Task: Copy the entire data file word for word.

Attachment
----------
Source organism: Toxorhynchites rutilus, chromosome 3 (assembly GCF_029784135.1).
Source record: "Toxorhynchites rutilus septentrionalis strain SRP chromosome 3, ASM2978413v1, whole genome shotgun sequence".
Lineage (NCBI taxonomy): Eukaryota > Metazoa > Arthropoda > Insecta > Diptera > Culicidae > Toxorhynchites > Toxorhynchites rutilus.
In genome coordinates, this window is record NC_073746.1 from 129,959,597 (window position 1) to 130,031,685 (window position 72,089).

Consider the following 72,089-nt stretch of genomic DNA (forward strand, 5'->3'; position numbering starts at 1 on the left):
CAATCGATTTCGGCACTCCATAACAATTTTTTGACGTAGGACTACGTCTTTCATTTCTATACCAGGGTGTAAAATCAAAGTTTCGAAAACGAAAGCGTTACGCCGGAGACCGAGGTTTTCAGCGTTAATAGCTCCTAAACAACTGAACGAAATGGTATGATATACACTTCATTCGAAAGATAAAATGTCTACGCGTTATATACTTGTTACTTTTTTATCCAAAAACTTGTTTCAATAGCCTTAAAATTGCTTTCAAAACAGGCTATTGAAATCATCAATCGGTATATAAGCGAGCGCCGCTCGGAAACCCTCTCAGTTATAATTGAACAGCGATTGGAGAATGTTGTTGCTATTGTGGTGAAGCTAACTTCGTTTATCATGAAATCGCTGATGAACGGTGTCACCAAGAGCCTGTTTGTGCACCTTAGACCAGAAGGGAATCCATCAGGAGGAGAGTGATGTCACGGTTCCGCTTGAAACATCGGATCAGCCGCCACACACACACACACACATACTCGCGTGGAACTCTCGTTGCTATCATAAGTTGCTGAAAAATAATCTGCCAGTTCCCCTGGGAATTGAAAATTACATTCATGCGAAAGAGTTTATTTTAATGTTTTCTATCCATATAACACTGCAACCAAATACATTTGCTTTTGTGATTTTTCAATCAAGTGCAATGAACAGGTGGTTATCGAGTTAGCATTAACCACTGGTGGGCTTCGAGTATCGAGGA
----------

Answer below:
Source organism: Toxorhynchites rutilus, chromosome 3 (assembly GCF_029784135.1).
Source record: "Toxorhynchites rutilus septentrionalis strain SRP chromosome 3, ASM2978413v1, whole genome shotgun sequence".
Lineage (NCBI taxonomy): Eukaryota > Metazoa > Arthropoda > Insecta > Diptera > Culicidae > Toxorhynchites > Toxorhynchites rutilus.
In genome coordinates, this window is record NC_073746.1 from 129,959,597 (window position 1) to 130,031,685 (window position 72,089).

Consider the following 72,089-nt stretch of genomic DNA (forward strand, 5'->3'; position numbering starts at 1 on the left):
CAATCGATTTCGGCACTCCATAACAATTTTTTGACGTAGGACTACGTCTTTCATTTCTATACCAGGGTGTAAAATCAAAGTTTCGAAAACGAAAGCGTTACGCCGGAGACCGAGGTTTTCAGCGTTAATAGCTCCTAAACAACTGAACGAAATGGTATGATATACACTTCATTCGAAAGATAAAATGTCTACGCGTTATATACTTGTTACTTTTTTATCCAAAAACTTGTTTCAATAGCCTTAAAATTGCTTTCAAAACAGGCTATTGAAATCATCAATCGGTATATAAGCGAGCGCCGCTCGGAAACCCTCTCAGTTATAATTGAACAGCGATTGGAGAATGTTGTTGCTATTGTGGTGAAGCTAACTTCGTTTATCATGAAATCGCTGATGAACGGTGTCACCAAGAGCCTGTTTGTGCACCTTAGACCAGAAGGGAATCCATCAGGAGGAGAGTGATGTCACGGTTCCGCTTGAAACATCGGATCAGCCGCCACACACACACACACACATACTCGCGTGGAACTCTCGTTGCTATCATAAGTTGCTGAAAAATAATCTGCCAGTTCCCCTGGGAATTGAAAATTACATTCATGCGAAAGAGTTTATTTTAATGTTTTCTATCCATATAACACTGCAACCAAATACATTTGCTTTTGTGATTTTTCAATCAAGTGCAATGAACAGGTGGTTATCGAGTTAGCATTAACCACTGGTGGGCTTCGAGTATCGAGGA